And on the seventh day, they showered

Styled by yours truly

Sunday is the one day of the week that all the boarding school kids are forced to bathe. The school is also scrubbed down. And usually, it means an afternoon of hairstyling. (And checking for lice. Yes, the kids have it. Pray I don’t.)

The kids have tried to do my short hair up all fancy, but it never works. But they sure are fun to mess with.

Above is Yogita, one of the more engaged first-years who is also a good sport whenever I play with her bowl-cut.

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Eat your greens

Kids help with the cooking

The kids frequently help with preparing dinner. I frequently take pictures of them as they help prepare dinner. It also gives me opportunities to tell small children to eat their vegetables. And then I get to lead by example. (This might surprise some people, but I’ve learned to love the vegetable over here.)

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A walk in the woods

A stroll after the rain

Colleagues Lopen and G.S. walk home after we paid a visit to a wedding farther down our valley. It had been raining most of the afternoon, but the clouds cleared and the sun broke through the trees.

A fine evening.

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Flutter by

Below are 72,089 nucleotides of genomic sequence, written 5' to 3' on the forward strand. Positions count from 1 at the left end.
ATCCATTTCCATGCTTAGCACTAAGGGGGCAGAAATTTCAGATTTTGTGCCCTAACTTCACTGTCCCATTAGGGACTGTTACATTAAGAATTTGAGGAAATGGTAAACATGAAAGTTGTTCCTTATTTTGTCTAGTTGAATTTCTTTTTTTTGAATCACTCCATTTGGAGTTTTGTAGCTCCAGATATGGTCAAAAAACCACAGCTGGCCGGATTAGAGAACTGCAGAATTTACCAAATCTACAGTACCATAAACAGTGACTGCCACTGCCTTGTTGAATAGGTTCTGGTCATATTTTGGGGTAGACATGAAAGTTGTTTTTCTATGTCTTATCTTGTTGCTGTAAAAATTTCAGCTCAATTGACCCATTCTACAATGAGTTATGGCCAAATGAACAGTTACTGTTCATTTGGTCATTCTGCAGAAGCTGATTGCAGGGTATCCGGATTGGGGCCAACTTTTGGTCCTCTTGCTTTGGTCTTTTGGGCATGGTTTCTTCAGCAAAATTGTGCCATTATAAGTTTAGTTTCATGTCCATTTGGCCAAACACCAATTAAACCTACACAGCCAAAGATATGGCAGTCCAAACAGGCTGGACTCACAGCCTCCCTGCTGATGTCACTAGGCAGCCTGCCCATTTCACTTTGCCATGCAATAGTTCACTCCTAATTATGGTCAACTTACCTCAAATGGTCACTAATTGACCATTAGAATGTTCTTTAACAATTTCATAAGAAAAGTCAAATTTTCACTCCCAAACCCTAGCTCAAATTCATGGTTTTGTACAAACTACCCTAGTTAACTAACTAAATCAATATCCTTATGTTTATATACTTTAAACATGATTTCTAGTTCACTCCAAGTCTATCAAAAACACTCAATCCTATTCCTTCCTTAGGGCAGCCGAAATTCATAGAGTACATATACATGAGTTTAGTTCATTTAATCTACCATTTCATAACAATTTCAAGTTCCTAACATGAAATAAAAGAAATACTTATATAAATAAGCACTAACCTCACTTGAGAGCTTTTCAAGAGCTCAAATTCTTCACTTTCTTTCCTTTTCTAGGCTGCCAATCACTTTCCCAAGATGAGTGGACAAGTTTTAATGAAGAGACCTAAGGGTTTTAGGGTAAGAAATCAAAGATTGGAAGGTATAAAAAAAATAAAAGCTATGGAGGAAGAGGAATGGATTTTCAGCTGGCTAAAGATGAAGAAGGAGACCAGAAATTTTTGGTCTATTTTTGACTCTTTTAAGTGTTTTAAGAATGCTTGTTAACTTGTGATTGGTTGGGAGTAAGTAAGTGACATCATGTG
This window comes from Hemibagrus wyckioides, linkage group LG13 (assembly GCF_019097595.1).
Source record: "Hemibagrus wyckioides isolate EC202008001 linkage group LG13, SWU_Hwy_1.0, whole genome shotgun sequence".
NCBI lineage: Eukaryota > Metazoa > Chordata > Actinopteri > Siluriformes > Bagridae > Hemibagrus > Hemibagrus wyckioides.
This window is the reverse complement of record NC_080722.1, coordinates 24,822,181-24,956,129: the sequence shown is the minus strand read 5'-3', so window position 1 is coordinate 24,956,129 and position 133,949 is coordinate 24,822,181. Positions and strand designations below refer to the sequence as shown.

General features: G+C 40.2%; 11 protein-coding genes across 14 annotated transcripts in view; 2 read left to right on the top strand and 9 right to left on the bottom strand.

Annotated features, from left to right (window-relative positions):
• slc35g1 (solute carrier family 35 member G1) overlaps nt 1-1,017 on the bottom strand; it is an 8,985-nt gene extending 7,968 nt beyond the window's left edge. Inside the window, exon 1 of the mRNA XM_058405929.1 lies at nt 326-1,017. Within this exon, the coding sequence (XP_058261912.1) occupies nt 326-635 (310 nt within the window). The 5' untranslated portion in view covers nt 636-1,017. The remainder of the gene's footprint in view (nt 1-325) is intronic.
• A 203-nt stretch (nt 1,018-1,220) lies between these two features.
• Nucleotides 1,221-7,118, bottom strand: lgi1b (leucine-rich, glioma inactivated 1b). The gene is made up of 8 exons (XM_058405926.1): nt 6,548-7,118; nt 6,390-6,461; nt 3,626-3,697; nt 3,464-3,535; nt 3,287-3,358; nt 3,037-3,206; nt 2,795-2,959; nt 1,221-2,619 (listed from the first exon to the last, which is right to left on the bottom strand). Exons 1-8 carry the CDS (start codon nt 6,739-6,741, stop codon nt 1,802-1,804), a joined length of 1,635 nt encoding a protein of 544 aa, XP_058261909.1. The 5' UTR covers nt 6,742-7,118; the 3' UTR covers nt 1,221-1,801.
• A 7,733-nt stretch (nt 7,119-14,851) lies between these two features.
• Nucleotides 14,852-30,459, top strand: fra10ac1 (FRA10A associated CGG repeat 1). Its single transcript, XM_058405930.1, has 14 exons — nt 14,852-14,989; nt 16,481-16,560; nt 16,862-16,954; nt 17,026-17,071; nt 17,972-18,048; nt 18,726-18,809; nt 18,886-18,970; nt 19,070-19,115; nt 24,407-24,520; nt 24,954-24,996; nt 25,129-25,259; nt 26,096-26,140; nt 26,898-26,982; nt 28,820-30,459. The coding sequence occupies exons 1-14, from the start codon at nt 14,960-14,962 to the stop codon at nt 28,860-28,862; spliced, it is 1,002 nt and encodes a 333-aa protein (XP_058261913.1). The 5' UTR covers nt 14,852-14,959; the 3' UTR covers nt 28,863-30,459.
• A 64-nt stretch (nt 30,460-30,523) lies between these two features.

I rescued it from certain death in the hands of small children

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Samosa factory

Mmmmmmmm... table samosas

As a special meal, the kids and staff put together hundreds of samosas. Oh my I’m hungry just typing this.

Another important purpose for newspapers

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The kids put on a good show

The students put on a show with elaborate costumes and rehearsed dances for their parents, teachers and local residents of our valley.

It was an absolutely fantastic day. If possible, I was even proud.

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Tea time with Subadra

Kaise ho?

The youngest of the students at school and (though I’m not supposed to admit it) probably the cutest. Meet Subadra, a giggly but quiet four-year-old.

She didn’t speak to me until four weeks in, when I helped her say the words egg, nest and nose during an afternoon of English homework. She loved to play peek-a-boo and and hide-and-seek, but she almost always would never speak.

I also tried to teach her the appropriate response to “Kaise ho?” or “How are you?” But she usually just ran away giggling. Unless I pinned her down and forced a “Mai tik hun” (“I am OK.”) out of her, one word at a time.

Absolutely darling.

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Rain, rain, rain, rain, rain, go away.

Everything is wet

While much of India is scorchingly dry (and I’m not particularly looking forward to returning to that), Sikkim is cold and wet. Water puddles everywhere and even when it’s not raining, things never really dry.

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Carve me a sword

Master carver

Lopen, the school’s resident monk and artisan, carves swords for a cultural performance. From an old bed plank, I believe.

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Pooja for peace in the valley


A day of prayer and worship, a procession of holy books marched through the Bhuriakop valley with burnt offerings, bows of respect and blessings. For peace and harmony in the valley.

We hiked with the books to the market, then a kilometer up hill to the area gompa for pooja.

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